REEVA SPEC TOR SIMON
The country known today as Iraq was created after the dissolution of the Ottoman Empire, as a result of World War I, from three former Ottoman provinces: Baghdad, Basra, and Mosul. Through most of its history it has been a battleground between empires. Iraq is bordered on the west by the Syrian Desert, which stretches east almost to the city of Baghdad; in the north it is bordered by the Kurdish mountains of southeastern Turkey, and by Iran, whose mountains are in the north. In the east the Shatt-al-Arab extension of the Tigris and Euphrates Rivers borders Iran and leads to the Persian Gulf; in the southwest the marsh areas and extensive date plantations near the city of Basra and the Arabian Desert are located near Saudi Arabia and Kuwait.
For the most part rural, the population of Iraq consists of a Shiite Muslim majority in the south but a Sunni Arab minority living in Baghdad that has dominated modern political life. Iraq has small communities of Eastern Rites Christians, heterodox Yazidis, and in the north the Kurds, a tribal people who are Sunni Muslims but not Arab and who consider their homeland to be in the region around Mosul. They dream of an independent Kurdistan.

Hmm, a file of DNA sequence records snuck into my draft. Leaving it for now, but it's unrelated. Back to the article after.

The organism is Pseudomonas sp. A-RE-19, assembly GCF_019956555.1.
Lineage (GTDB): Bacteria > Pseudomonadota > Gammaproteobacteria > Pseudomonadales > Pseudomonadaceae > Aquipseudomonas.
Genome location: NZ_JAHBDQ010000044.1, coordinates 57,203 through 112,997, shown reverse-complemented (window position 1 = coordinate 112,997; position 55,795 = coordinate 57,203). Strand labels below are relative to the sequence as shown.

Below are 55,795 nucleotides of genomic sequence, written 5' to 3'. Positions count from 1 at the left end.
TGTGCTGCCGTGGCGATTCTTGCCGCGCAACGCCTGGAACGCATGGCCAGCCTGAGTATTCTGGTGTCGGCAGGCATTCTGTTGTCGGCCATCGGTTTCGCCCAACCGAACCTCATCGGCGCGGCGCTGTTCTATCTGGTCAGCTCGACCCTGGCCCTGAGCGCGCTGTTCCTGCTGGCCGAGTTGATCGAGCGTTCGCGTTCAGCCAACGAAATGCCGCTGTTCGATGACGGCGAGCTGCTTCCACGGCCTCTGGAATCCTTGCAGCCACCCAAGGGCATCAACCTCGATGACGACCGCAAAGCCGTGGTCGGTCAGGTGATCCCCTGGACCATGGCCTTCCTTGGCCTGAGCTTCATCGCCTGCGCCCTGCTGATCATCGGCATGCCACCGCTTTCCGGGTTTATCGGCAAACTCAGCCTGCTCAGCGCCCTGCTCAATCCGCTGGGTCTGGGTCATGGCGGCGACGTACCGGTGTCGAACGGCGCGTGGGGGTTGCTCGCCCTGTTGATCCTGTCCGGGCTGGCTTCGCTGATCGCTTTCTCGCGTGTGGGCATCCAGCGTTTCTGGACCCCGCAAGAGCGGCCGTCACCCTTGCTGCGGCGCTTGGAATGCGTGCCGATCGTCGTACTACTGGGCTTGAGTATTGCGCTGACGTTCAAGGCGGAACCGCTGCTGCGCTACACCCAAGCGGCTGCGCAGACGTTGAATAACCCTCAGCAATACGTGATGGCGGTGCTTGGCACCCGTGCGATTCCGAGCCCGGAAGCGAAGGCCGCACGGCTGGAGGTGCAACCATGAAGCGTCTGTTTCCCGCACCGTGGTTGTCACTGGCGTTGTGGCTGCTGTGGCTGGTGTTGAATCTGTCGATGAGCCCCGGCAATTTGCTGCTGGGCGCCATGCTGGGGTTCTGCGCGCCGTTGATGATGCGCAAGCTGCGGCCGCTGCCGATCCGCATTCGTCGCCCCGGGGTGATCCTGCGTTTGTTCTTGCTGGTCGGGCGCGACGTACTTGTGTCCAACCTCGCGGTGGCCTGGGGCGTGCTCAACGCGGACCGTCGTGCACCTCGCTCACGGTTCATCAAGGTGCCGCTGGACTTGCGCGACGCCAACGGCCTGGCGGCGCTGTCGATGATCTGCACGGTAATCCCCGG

Although some Jewish farmers in northern Iraq lived in villages—some entirely Jewish—that had patron-client relationships with the Kurdish tribes of the area, most Iraqi Jews were urban. The majority lived in Baghdad, while smaller communities were located in the major cities of Mosul and Basra. They lived in Kirkuk, Irbil, and Sulaimaniya in the north and to the south of